• Even when I was running my 1 person shop writing software for Windows and macOS, I bought the hardware and software to do builds for each. – user1118321 Mar 27 '18 at 3:29
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Part of software development is managing complexity. By specifying multiple output targets, you are adding complexity. Asking that there "must be an easier way" in this case is a bit like the Simpsons episode where the lady asks "put all the groceries in one bag, and don't make it heavy!".

If you have complexity, sometimes it's better to manage it correctly, rather than trying to reduce it.

One solution would be to use Vagrant to define a virtual machine specification for each of your target platforms. This would include OS, compiler, and whatever other tools are required.

Then, use a build tool such as Jenkins, TeamCity, Bamboo, etc. to to create build plans for each of your platforms. Link these build plans to your source repository (this is basic CI, and execute them all when changes occur.

Now, you not only have multi-platform support, but you have a build process that both works, and is self-documenting. This way, you don't have the issue where you spend a bunch of hours configuring a real machine to build on Windows, then when the hard drive fails six months later, you've forgotten how you got it all working, and have to start over.

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  • Vagrant sounds promising. Are there tutorials that show how to set it up for a bunch of different environments? Are there versions of Windows and OS X that it can bring up with gratis licensing? – Stephen Ostermiller Sep 29 '14 at 17:00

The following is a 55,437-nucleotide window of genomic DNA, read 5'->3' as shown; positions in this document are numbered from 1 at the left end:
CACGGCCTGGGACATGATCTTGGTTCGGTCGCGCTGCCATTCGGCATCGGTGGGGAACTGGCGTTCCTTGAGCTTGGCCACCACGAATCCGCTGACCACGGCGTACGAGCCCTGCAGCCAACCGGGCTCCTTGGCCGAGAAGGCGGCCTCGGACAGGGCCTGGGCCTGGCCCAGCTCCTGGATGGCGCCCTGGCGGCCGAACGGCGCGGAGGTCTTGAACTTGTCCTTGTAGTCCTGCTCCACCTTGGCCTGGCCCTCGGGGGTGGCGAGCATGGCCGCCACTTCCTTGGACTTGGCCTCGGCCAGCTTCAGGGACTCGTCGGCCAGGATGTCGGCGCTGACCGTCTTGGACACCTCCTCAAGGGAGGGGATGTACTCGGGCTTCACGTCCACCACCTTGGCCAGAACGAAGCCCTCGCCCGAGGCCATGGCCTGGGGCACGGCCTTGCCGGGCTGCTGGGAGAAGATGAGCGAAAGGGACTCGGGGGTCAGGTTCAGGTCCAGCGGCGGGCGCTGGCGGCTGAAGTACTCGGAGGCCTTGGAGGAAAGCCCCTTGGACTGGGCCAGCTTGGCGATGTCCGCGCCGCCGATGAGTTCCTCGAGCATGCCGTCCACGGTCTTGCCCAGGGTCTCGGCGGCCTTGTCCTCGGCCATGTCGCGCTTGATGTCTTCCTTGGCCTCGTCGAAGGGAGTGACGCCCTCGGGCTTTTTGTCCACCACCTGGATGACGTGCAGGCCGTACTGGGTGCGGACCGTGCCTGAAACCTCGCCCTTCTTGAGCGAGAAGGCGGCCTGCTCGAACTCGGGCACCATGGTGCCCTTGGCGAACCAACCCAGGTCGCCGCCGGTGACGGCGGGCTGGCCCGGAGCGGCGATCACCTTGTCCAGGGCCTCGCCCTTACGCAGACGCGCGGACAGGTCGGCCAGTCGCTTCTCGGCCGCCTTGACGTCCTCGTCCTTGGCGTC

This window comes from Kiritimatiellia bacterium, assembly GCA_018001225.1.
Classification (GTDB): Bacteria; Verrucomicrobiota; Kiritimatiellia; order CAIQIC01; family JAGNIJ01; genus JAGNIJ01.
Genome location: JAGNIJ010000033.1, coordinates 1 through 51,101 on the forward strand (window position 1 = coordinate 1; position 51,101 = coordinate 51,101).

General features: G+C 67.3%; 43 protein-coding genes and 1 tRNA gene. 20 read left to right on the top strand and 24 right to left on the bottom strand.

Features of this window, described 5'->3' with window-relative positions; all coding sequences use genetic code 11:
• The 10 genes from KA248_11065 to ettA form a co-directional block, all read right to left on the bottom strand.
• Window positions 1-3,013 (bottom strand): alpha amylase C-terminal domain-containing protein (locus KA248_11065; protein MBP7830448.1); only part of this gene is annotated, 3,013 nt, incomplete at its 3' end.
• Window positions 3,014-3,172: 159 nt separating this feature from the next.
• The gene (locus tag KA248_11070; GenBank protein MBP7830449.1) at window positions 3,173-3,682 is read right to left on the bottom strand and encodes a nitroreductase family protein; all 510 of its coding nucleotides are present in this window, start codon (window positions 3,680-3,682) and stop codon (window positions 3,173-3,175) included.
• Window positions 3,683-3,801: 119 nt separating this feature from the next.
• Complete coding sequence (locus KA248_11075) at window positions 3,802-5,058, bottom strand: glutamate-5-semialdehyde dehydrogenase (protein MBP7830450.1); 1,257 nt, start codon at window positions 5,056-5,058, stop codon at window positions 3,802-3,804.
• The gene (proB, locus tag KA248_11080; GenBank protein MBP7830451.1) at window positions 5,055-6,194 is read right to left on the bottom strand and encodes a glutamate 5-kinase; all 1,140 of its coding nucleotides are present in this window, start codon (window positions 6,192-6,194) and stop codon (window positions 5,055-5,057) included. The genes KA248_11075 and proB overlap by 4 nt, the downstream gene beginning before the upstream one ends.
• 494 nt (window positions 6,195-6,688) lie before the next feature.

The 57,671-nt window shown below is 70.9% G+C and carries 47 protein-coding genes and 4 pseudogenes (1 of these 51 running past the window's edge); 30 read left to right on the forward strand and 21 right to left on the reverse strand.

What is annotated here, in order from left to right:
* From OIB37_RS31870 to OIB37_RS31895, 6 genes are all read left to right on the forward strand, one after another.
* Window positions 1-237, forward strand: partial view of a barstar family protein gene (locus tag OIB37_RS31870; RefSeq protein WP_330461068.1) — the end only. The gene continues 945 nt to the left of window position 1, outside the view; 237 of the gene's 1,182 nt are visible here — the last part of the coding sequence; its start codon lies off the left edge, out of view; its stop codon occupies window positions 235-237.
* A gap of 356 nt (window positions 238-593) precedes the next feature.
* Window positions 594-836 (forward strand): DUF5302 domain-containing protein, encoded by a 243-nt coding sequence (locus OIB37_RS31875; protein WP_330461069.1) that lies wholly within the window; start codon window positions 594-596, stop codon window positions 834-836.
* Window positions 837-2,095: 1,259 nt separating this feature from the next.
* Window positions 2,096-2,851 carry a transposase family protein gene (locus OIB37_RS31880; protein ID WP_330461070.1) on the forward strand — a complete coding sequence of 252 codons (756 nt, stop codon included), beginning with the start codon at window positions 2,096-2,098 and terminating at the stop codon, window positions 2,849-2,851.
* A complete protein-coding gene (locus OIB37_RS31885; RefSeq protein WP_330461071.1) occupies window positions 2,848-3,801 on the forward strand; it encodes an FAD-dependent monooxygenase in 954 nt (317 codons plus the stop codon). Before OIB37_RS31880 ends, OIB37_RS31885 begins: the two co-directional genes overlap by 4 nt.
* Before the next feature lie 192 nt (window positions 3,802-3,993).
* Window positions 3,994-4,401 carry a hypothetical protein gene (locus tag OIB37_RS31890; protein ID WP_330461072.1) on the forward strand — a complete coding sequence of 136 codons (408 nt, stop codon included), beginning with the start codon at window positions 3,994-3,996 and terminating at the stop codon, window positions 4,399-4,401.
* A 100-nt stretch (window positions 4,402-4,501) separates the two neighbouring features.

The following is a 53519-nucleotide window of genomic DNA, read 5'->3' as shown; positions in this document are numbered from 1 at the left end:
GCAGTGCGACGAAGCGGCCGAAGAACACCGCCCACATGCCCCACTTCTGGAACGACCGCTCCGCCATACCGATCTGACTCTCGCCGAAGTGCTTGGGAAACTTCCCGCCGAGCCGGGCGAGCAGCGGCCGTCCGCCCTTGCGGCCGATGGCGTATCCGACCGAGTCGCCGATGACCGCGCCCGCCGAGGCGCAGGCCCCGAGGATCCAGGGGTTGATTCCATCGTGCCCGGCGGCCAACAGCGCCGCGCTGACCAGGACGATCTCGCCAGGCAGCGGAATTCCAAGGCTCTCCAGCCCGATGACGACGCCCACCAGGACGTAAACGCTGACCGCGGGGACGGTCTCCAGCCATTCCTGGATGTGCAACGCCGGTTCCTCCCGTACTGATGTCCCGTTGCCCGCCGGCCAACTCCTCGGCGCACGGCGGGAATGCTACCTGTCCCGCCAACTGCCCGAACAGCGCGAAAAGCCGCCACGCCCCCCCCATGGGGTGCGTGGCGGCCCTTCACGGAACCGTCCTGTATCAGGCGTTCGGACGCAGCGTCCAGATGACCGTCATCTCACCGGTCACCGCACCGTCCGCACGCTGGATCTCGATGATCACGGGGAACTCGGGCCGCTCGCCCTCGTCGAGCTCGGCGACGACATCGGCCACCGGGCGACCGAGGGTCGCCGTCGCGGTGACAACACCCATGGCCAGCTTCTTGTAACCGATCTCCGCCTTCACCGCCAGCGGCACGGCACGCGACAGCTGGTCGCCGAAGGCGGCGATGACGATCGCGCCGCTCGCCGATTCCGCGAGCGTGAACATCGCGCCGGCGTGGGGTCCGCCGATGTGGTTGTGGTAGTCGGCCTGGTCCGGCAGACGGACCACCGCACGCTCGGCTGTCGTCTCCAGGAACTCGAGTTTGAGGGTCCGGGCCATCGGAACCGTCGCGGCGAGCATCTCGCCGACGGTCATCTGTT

• @StephenOstermiller The documentation on the Vagrant side is reasonable, but I'm sure you can find tutorials to fill in the gaps. There are two approaches to creating a Vagrant VM: one in simply to make a VM on VirtualBox, VMWare, etc., and specify that image as the source. The other way is to add provisioning steps to the Vagrant file that define how the VM should be configured (on top of the base OS). I prefer this method, since the file (with the steps in it) can be checked in and easily modified. It does add some load for end users though when they bring up your machine for the first time. – Dan1701 Sep 29 '14 at 17:08
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    The OSX license forbids running OSX on anything other than Apple hardware (with the exception of OSX Server, I think, which is allowed to be run in a VM, as long as that VM is in turn running on Apple hardware). In Germany, such restriction are illegal, so you could run OSX in a VM in Germany. Note that you will still have to buy OSX, though. – Jörg W Mittag Sep 29 '14 at 23:14
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GCC is able to compile both 32-bit and 64-bit on the same machines using the -m32 and -m64 flags, respectively (source). Of course, your code should also be tested to make sure there are no bugs introduced between 32 and 64 bits.

You can cross-compile your code into a Windows executable using Wine libraries. The mingw libraries provide compilers that act similarly to gcc, while outputting a Windows-compatible (technically a Wine-compatible) binary. You could have a command like i586-mingw32msvc-gcc -Wall "main.c" -o "Program.exe" to compile your program (source). There are differences between Wine and Windows, so there may be subtle and unexpected bugs from using this method. Once again, thorough testing is critical.

You can see the answers at this SO question for suggestions on how to compile for the Mac.

Disclaimer: I've never used any of these in a production capacity, so YMMV.